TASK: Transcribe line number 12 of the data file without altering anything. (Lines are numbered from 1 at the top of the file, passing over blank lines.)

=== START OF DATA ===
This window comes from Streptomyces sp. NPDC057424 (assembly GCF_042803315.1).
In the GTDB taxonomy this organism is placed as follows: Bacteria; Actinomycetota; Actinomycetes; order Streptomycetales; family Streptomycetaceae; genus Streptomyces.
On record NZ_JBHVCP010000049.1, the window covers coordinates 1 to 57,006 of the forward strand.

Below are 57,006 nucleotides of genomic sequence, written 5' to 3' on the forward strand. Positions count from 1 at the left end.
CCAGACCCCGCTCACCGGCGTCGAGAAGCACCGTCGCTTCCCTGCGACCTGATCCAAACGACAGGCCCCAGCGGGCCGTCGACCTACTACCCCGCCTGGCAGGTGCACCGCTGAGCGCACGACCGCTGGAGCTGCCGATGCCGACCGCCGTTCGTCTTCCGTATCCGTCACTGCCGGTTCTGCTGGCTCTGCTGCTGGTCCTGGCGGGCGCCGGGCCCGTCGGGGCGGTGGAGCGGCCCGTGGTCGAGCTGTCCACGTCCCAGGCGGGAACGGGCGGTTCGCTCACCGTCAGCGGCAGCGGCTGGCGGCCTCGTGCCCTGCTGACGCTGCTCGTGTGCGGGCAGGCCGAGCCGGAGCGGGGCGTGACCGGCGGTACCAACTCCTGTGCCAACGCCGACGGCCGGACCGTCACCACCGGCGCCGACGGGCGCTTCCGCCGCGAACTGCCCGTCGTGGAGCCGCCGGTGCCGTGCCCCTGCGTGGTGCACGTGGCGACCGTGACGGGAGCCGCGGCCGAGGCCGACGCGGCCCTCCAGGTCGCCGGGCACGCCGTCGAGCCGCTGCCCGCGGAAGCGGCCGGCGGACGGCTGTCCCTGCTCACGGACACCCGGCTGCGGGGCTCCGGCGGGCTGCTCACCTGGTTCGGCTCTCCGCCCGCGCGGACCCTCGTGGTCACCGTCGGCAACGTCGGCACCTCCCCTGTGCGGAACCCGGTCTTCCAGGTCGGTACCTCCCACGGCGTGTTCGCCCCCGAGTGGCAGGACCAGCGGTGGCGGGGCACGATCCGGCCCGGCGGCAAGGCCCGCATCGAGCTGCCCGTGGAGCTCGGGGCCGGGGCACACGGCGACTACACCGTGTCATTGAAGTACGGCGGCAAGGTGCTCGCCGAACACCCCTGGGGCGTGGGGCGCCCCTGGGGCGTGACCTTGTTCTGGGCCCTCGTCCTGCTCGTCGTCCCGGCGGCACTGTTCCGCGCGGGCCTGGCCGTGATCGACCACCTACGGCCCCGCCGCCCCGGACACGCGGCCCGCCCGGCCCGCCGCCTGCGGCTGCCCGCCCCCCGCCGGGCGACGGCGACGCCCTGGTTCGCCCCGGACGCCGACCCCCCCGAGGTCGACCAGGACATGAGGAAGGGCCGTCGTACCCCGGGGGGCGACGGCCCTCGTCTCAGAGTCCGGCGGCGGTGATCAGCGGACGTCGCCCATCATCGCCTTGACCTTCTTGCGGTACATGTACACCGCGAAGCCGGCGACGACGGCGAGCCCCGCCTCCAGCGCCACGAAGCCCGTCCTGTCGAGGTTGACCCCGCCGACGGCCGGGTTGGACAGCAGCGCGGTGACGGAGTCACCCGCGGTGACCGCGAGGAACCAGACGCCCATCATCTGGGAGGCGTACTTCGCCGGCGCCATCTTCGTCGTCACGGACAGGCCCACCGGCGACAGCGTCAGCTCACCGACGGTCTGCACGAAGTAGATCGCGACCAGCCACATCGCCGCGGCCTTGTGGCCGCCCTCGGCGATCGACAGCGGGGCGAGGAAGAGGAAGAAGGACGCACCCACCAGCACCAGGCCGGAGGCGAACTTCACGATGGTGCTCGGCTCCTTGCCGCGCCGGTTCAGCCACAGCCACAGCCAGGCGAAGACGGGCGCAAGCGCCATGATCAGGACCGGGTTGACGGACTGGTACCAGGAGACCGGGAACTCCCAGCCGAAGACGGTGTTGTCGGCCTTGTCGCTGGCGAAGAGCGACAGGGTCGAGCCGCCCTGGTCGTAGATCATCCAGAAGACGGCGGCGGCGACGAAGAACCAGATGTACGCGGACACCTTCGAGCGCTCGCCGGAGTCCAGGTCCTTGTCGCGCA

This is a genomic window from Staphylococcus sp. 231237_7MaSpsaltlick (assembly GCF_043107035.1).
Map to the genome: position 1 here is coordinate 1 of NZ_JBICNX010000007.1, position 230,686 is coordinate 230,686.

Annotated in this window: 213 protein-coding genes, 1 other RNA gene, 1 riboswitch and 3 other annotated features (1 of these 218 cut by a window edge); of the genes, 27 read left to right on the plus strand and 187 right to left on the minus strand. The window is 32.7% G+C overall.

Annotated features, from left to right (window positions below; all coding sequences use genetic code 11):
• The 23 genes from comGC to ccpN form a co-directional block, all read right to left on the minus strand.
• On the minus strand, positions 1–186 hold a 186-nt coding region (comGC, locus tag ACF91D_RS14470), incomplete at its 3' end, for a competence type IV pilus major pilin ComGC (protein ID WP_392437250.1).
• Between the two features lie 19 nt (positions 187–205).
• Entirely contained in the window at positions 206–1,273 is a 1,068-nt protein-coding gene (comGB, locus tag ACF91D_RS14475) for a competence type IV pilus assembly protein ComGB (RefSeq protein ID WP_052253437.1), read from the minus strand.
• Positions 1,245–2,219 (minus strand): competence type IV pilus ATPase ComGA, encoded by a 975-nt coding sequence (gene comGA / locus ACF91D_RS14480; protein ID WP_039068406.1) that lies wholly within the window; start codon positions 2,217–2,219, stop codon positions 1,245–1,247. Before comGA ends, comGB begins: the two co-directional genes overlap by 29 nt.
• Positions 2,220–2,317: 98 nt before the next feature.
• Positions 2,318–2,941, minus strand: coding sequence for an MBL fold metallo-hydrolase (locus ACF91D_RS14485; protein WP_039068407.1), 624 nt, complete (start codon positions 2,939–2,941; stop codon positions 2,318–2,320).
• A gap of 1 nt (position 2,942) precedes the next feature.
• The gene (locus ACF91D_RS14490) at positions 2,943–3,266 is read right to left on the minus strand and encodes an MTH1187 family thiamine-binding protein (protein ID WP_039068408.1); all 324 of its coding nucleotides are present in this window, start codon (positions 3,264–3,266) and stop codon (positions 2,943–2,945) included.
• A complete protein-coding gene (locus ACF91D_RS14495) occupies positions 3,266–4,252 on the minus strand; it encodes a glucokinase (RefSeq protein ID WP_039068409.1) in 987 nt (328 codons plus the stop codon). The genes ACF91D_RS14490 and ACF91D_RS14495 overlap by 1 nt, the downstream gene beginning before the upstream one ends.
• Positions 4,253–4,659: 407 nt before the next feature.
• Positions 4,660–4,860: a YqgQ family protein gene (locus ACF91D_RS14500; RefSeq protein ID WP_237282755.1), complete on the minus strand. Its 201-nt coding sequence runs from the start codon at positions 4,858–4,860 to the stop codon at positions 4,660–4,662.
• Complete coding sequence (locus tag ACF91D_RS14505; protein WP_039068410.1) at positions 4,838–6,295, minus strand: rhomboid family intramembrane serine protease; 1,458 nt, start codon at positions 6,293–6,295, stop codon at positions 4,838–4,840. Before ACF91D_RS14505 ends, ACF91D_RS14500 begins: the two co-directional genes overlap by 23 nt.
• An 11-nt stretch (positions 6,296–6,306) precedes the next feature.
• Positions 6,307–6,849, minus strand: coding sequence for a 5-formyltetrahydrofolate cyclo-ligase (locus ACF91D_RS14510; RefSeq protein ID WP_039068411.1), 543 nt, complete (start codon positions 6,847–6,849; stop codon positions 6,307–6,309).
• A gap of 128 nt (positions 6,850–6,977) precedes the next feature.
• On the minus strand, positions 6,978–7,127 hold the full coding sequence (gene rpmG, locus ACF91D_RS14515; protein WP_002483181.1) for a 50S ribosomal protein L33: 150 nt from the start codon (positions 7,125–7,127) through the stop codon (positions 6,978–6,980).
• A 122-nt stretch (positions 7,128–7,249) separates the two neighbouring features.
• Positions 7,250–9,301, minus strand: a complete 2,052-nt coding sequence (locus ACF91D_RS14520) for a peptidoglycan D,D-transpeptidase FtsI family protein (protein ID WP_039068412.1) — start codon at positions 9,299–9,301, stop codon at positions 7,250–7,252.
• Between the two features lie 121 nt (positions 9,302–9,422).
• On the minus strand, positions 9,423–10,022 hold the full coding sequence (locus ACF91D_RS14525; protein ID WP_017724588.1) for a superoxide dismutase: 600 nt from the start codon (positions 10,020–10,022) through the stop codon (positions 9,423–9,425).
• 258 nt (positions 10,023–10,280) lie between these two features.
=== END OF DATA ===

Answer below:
• Between the two features lie 19 nt (positions 187–205).